• Delighted to have received NYE news that Passengers Passages, the Caroline Bergvall piece for which I coded transletteral animations, is live at Rivers Institute for Contemporary Art & Thought as we pass over into 2022.
• My review of Martin Paul Eve's excellent Close Reading with Computers is out now in Novel (54.2 August 2021) and may be of interest to digitalized readers. You can find the 'author accepted' ms in Brown's Digital Repository.
• The extraordinary collection of essays edited by Matthew Reynolds, Prismatic Translation, has been reissued as a very reasonably priced paperback. An essay of which I'm quite fond, '[Mirroring] events at the sense horizon: translation over time,' is included in this book along with many other good things. Get your copy now!
• On Thursday, June 24th It was a privilege and a pleasure to be asked to do a hour-long program on some of my work for my good friend Chris Funkhouser’s Poet Ray'd Yo. This was broadcast at 7pm EDT on WGXC, 90.7 fm, in the Hudson Valley and anyone can now download it here or from the archives of the excellent Wave Farm site. And do check out the rest of the extraordinary archive of Chris’ show.
• Programmatology’s main news concerns co-founding involvement with LAOB The Language Art Observer. This is a new platform and publication venue for language art with computation. As a utopian proof of concept we assembled a fantastic board (see 'About' on the site) and put together a Pre-Launch Annual which was accepted for exhibition in Platforming Utopias, one of the chief venues for the 2021 conference of the Electronic Literature Organization, May 24-28.
You will find some possibly interesting new work on the LAOB site by myself and also great stuff from Allison Parrish, SA Chavarría, Meredith Morran, Qianxun Chen, Murphy Chang, Kavi Duvvoori, Florence Wallis and the inimitable Daniel C. Howe.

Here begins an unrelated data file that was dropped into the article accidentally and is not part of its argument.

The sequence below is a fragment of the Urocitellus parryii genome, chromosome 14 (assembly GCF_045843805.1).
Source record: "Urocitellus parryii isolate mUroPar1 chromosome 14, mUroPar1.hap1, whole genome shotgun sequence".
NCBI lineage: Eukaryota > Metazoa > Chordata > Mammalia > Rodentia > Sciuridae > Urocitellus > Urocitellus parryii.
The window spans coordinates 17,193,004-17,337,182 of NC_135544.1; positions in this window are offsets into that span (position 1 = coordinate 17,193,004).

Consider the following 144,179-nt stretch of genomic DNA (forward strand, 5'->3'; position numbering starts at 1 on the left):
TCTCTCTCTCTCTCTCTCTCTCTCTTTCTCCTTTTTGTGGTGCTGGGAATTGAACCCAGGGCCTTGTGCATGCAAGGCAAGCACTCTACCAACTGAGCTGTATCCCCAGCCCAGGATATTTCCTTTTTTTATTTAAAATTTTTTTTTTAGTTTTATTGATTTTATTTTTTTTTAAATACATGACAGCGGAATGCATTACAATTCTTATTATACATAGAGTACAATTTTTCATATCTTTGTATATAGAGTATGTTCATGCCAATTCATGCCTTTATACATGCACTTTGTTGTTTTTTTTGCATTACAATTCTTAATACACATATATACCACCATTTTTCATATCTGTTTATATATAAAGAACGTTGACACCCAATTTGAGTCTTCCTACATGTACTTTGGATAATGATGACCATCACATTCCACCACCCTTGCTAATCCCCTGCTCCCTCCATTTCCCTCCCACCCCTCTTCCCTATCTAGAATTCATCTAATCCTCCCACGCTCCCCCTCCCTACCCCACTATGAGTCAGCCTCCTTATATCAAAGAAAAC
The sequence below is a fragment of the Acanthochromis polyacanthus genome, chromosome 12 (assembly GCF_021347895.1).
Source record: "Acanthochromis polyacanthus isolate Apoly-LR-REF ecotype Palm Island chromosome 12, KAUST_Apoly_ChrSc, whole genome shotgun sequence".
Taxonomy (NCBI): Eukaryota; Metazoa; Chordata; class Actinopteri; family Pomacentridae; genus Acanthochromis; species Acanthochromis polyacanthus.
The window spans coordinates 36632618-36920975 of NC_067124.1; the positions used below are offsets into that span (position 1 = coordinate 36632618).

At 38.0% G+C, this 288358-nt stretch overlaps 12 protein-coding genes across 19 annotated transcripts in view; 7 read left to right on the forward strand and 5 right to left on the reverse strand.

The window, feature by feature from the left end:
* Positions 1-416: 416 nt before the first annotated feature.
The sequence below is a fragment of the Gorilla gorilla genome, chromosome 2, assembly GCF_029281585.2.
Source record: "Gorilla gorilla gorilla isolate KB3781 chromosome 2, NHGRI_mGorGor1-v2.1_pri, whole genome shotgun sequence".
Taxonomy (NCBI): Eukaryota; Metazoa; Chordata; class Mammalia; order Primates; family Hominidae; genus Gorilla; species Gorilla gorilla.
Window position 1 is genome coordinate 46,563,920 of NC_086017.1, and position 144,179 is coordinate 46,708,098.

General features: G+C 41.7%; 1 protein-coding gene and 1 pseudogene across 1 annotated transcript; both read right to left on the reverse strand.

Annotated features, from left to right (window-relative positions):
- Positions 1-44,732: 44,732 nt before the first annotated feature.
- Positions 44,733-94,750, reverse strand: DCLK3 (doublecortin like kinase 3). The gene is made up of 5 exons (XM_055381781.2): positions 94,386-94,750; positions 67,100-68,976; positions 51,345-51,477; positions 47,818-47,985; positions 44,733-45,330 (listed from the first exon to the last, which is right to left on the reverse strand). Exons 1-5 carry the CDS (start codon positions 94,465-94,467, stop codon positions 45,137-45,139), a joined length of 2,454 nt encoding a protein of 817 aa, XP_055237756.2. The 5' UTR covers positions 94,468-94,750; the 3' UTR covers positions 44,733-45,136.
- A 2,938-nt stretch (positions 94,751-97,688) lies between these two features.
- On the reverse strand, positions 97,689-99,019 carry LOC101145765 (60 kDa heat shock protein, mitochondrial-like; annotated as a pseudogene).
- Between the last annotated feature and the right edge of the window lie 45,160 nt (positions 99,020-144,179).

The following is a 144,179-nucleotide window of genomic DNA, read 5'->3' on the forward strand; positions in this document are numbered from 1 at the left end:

But the main thing to convey is that the LAOB now moves on to its first Annual of submission and commission, with the goal of making it one of the most critical, diverse, aesthetically-astute, peer-reviewed publication venues for language art with computation. Please read. Please propose.
• A new short, somewhat opinionated ‘riPOSTe’ is just out in the EBR: ‘Literature and its digital and computational others’ Please give it a spin, but don't forget nllf.net.
• It turns out that this, sifther: our fall 2020, is what I made over the last couple of months, and it is what is, quoting the good doctor, not the failing naricissocrat. For those taking an interest in such things, the work was developed using Observable, a platform which, as it happens, has been co-maintained and co-developed by former Brown student, hypertext utopian, and CoffeeScript uber-coder, Jeremy Ashkenas. sifther: our fall 2020 is ideally left to run ambiently on a wall-mounted 1080p tablet or flat screen.
• Thanks to HyperCard Online, the Internet Archive and extraordinary programmers, some of my early poetic cybertexts are readable again as originally designed and software-published. The Internet Archive has been collecting, not only the ‘wayback’ web, but early software and, in this case, hypercard stacks. Uploaded through HyperCard Online, they run in the browser. archive.org/search.php?query=creator:"John+Cayley"
• And please never forget or neglect natural language liberation, this, the NLLF slow blog? There’s even more, more (m)uttering, more (un)manifestos. Even with https.
• Excellent interpretative review of Grammalepsy in the Coimbra Universtiy Press journal MATLIT: materialities of literature – Marques, Ana. ‘Decoding Language [Review Essay on Grammalepsy by John Cayley].’ MATLIT 8, no. 1 (2020): 306-307 https://impactum-journals.uc.pt/matlit/article/view/2182-8830_8-1_18 (accessed October 29, 2020).